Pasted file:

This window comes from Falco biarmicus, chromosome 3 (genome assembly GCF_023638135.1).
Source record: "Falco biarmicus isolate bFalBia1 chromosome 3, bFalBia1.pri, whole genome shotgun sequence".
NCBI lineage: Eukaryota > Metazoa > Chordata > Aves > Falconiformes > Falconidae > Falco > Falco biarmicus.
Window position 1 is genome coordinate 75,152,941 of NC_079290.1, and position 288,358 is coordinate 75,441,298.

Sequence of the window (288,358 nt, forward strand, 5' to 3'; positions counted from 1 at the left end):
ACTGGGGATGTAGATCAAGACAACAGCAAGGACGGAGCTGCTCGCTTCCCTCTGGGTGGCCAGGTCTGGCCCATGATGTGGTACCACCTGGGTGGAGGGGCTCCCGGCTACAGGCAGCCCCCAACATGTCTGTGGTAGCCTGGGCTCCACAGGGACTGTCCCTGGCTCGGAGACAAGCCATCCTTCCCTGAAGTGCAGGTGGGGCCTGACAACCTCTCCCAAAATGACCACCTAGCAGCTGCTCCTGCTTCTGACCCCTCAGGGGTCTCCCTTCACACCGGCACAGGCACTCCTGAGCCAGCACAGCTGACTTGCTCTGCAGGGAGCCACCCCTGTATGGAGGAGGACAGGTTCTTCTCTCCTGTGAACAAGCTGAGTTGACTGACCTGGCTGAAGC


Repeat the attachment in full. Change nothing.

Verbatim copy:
This window comes from Falco biarmicus, chromosome 3 (genome assembly GCF_023638135.1).
Source record: "Falco biarmicus isolate bFalBia1 chromosome 3, bFalBia1.pri, whole genome shotgun sequence".
NCBI lineage: Eukaryota > Metazoa > Chordata > Aves > Falconiformes > Falconidae > Falco > Falco biarmicus.
Window position 1 is genome coordinate 75,152,941 of NC_079290.1, and position 288,358 is coordinate 75,441,298.

Sequence of the window (288,358 nt, forward strand, 5' to 3'; positions counted from 1 at the left end):
ACTGGGGATGTAGATCAAGACAACAGCAAGGACGGAGCTGCTCGCTTCCCTCTGGGTGGCCAGGTCTGGCCCATGATGTGGTACCACCTGGGTGGAGGGGCTCCCGGCTACAGGCAGCCCCCAACATGTCTGTGGTAGCCTGGGCTCCACAGGGACTGTCCCTGGCTCGGAGACAAGCCATCCTTCCCTGAAGTGCAGGTGGGGCCTGACAACCTCTCCCAAAATGACCACCTAGCAGCTGCTCCTGCTTCTGACCCCTCAGGGGTCTCCCTTCACACCGGCACAGGCACTCCTGAGCCAGCACAGCTGACTTGCTCTGCAGGGAGCCACCCCTGTATGGAGGAGGACAGGTTCTTCTCTCCTGTGAACAAGCTGAGTTGACTGACCTGGCTGAAGC